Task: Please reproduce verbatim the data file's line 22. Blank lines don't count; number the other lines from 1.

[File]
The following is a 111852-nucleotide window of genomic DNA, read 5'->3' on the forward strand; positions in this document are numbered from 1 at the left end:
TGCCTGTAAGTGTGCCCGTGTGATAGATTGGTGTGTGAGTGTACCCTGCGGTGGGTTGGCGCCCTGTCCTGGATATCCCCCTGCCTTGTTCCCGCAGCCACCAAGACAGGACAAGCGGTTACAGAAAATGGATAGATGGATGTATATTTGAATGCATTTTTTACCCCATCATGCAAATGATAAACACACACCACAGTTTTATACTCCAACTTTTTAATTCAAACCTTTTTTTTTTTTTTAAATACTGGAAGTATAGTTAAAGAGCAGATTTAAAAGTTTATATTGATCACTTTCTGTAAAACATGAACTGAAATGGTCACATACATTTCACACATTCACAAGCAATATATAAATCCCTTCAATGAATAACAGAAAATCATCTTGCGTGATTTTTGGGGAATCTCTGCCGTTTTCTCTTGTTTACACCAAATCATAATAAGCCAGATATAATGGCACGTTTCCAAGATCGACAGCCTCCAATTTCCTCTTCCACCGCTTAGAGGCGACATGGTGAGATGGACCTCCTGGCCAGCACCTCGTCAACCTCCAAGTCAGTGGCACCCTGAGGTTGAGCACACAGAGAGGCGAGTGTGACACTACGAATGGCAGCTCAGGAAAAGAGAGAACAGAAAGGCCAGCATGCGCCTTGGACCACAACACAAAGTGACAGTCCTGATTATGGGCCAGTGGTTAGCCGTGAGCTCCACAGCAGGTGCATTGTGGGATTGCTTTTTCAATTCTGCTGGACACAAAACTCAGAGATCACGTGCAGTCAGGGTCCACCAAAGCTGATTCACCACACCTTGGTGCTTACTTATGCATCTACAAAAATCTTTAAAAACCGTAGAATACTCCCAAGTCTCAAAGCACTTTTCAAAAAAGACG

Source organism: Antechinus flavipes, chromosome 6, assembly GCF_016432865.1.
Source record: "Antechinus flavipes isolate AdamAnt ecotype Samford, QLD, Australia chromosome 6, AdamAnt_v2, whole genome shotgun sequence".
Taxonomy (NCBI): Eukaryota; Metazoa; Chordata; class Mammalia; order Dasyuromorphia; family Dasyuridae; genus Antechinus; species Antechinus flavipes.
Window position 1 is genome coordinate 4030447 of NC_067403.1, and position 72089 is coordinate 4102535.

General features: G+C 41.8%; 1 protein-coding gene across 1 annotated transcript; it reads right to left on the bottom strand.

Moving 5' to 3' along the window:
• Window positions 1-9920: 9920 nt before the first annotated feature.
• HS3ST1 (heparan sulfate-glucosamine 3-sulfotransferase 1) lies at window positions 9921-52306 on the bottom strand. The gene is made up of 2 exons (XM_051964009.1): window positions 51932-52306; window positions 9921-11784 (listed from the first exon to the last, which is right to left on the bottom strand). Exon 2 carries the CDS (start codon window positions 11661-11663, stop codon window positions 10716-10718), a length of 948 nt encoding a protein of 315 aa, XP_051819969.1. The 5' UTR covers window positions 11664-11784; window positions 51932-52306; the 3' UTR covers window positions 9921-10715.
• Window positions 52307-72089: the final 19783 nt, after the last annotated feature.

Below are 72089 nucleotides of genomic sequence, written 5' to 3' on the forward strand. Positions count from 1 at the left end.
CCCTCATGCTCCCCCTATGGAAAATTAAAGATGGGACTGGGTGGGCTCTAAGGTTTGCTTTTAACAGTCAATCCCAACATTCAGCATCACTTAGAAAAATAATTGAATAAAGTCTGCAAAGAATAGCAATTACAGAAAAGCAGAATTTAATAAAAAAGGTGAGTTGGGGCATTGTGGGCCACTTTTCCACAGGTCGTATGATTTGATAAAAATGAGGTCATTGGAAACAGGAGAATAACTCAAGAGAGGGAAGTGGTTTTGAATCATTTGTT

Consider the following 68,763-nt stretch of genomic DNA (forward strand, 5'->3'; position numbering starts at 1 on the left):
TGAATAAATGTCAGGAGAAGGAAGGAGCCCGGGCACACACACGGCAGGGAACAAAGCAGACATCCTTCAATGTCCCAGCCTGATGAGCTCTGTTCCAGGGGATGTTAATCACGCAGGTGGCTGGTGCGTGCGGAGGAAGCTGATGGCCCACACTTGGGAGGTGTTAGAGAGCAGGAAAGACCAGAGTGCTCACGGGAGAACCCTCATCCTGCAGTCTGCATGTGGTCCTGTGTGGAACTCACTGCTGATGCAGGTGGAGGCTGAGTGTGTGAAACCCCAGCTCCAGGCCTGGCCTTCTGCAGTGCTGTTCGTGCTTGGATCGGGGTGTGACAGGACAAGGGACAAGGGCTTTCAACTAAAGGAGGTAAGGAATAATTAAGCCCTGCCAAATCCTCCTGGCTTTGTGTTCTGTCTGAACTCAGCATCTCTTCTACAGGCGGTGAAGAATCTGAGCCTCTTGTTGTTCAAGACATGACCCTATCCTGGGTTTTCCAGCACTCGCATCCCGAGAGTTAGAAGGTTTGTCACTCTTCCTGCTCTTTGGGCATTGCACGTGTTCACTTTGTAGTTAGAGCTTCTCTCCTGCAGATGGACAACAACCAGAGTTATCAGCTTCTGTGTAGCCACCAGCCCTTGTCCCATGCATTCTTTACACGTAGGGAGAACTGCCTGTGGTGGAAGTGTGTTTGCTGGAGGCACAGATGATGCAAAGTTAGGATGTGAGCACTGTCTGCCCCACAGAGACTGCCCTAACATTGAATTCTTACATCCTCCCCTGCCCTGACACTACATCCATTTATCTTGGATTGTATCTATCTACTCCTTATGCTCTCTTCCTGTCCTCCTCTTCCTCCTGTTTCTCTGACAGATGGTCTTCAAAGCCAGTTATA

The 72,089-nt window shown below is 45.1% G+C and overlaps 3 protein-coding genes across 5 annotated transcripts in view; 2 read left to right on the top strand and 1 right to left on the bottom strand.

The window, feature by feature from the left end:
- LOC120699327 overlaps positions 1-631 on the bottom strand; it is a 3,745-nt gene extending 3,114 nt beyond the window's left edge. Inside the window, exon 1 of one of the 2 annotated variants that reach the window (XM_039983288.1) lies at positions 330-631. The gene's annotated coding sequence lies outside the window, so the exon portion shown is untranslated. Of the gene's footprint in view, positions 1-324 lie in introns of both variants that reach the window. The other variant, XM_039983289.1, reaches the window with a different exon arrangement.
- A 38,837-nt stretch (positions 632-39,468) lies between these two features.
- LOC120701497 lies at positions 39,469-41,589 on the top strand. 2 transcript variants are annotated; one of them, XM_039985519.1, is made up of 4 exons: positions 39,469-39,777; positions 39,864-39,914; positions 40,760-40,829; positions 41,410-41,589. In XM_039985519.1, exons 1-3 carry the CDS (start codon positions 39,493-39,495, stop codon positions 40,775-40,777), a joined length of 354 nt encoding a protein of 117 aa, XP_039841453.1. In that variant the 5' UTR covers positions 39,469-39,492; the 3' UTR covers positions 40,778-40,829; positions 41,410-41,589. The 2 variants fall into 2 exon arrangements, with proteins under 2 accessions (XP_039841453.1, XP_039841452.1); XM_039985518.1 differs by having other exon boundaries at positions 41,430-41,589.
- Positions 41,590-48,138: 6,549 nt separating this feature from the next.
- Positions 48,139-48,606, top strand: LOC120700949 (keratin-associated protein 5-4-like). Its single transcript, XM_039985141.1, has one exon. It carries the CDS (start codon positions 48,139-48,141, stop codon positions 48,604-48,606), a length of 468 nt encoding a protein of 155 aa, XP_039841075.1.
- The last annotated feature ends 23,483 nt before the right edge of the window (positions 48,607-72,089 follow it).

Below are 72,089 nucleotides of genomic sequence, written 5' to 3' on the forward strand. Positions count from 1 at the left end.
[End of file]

- Positions 48,139-48,606, top strand: LOC120700949 (keratin-associated protein 5-4-like). Its single transcript, XM_039985141.1, has one exon. It carries the CDS (start codon positions 48,139-48,141, stop codon positions 48,604-48,606), a length of 468 nt encoding a protein of 155 aa, XP_039841075.1.